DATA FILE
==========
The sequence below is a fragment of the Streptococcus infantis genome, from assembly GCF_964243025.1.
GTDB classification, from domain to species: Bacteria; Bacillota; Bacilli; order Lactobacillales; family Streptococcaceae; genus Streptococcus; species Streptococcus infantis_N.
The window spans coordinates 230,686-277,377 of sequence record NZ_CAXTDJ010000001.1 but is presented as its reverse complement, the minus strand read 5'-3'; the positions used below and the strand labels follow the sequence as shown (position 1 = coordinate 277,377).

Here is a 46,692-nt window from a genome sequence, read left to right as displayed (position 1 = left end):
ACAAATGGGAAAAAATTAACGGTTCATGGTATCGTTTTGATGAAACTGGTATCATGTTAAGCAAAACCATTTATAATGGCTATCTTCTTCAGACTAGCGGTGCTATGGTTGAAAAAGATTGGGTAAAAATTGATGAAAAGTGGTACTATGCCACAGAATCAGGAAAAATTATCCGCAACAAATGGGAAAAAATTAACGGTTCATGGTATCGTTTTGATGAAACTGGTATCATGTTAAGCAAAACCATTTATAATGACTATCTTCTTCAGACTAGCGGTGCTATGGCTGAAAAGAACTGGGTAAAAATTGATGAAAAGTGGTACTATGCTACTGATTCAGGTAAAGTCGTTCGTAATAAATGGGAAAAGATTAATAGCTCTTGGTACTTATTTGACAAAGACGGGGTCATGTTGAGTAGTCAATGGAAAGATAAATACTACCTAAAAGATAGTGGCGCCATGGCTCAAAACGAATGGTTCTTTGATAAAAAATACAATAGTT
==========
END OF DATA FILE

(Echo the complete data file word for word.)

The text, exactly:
The sequence below is a fragment of the Streptococcus infantis genome, from assembly GCF_964243025.1.
GTDB classification, from domain to species: Bacteria; Bacillota; Bacilli; order Lactobacillales; family Streptococcaceae; genus Streptococcus; species Streptococcus infantis_N.
The window spans coordinates 230,686-277,377 of sequence record NZ_CAXTDJ010000001.1 but is presented as its reverse complement, the minus strand read 5'-3'; the positions used below and the strand labels follow the sequence as shown (position 1 = coordinate 277,377).

Here is a 46,692-nt window from a genome sequence, read left to right as displayed (position 1 = left end):
ACAAATGGGAAAAAATTAACGGTTCATGGTATCGTTTTGATGAAACTGGTATCATGTTAAGCAAAACCATTTATAATGGCTATCTTCTTCAGACTAGCGGTGCTATGGTTGAAAAAGATTGGGTAAAAATTGATGAAAAGTGGTACTATGCCACAGAATCAGGAAAAATTATCCGCAACAAATGGGAAAAAATTAACGGTTCATGGTATCGTTTTGATGAAACTGGTATCATGTTAAGCAAAACCATTTATAATGACTATCTTCTTCAGACTAGCGGTGCTATGGCTGAAAAGAACTGGGTAAAAATTGATGAAAAGTGGTACTATGCTACTGATTCAGGTAAAGTCGTTCGTAATAAATGGGAAAAGATTAATAGCTCTTGGTACTTATTTGACAAAGACGGGGTCATGTTGAGTAGTCAATGGAAAGATAAATACTACCTAAAAGATAGTGGCGCCATGGCTCAAAACGAATGGTTCTTTGATAAAAAATACAATAGTT